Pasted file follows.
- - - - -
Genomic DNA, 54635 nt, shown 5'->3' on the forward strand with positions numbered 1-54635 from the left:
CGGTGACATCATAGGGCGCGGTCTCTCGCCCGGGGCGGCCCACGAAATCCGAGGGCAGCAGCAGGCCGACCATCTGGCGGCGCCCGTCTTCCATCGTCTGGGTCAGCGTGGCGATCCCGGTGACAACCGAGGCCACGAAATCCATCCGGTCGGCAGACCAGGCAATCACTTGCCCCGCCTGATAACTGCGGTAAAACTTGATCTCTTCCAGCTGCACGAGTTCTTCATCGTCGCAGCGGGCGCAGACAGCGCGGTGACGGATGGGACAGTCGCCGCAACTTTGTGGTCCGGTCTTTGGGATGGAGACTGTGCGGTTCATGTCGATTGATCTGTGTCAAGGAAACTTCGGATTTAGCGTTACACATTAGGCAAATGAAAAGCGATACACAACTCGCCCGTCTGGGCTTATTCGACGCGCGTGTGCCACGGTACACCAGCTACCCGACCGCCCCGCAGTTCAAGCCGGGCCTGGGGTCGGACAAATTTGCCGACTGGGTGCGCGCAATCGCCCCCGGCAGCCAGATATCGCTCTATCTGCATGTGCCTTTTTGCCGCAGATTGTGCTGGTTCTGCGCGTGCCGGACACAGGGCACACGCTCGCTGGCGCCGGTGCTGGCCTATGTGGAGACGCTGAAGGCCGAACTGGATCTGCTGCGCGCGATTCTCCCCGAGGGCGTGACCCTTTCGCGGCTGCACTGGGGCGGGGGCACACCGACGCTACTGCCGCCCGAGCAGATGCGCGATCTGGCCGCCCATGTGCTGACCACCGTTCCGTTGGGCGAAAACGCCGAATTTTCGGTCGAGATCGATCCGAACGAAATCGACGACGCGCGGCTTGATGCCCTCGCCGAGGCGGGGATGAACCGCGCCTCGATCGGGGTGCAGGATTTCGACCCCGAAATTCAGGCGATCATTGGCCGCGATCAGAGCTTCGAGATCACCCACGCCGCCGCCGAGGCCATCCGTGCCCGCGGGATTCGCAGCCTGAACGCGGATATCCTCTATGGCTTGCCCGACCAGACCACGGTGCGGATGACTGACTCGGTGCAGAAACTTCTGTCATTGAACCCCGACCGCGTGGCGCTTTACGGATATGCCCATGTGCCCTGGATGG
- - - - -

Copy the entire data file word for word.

Genomic DNA, 54635 nt, shown 5'->3' on the forward strand with positions numbered 1-54635 from the left:
CGGTGACATCATAGGGCGCGGTCTCTCGCCCGGGGCGGCCCACGAAATCCGAGGGCAGCAGCAGGCCGACCATCTGGCGGCGCCCGTCTTCCATCGTCTGGGTCAGCGTGGCGATCCCGGTGACAACCGAGGCCACGAAATCCATCCGGTCGGCAGACCAGGCAATCACTTGCCCCGCCTGATAACTGCGGTAAAACTTGATCTCTTCCAGCTGCACGAGTTCTTCATCGTCGCAGCGGGCGCAGACAGCGCGGTGACGGATGGGACAGTCGCCGCAACTTTGTGGTCCGGTCTTTGGGATGGAGACTGTGCGGTTCATGTCGATTGATCTGTGTCAAGGAAACTTCGGATTTAGCGTTACACATTAGGCAAATGAAAAGCGATACACAACTCGCCCGTCTGGGCTTATTCGACGCGCGTGTGCCACGGTACACCAGCTACCCGACCGCCCCGCAGTTCAAGCCGGGCCTGGGGTCGGACAAATTTGCCGACTGGGTGCGCGCAATCGCCCCCGGCAGCCAGATATCGCTCTATCTGCATGTGCCTTTTTGCCGCAGATTGTGCTGGTTCTGCGCGTGCCGGACACAGGGCACACGCTCGCTGGCGCCGGTGCTGGCCTATGTGGAGACGCTGAAGGCCGAACTGGATCTGCTGCGCGCGATTCTCCCCGAGGGCGTGACCCTTTCGCGGCTGCACTGGGGCGGGGGCACACCGACGCTACTGCCGCCCGAGCAGATGCGCGATCTGGCCGCCCATGTGCTGACCACCGTTCCGTTGGGCGAAAACGCCGAATTTTCGGTCGAGATCGATCCGAACGAAATCGACGACGCGCGGCTTGATGCCCTCGCCGAGGCGGGGATGAACCGCGCCTCGATCGGGGTGCAGGATTTCGACCCCGAAATTCAGGCGATCATTGGCCGCGATCAGAGCTTCGAGATCACCCACGCCGCCGCCGAGGCCATCCGTGCCCGCGGGATTCGCAGCCTGAACGCGGATATCCTCTATGGCTTGCCCGACCAGACCACGGTGCGGATGACTGACTCGGTGCAGAAACTTCTGTCATTGAACCCCGACCGCGTGGCGCTTTACGGATATGCCCATGTGCCCTGGATGG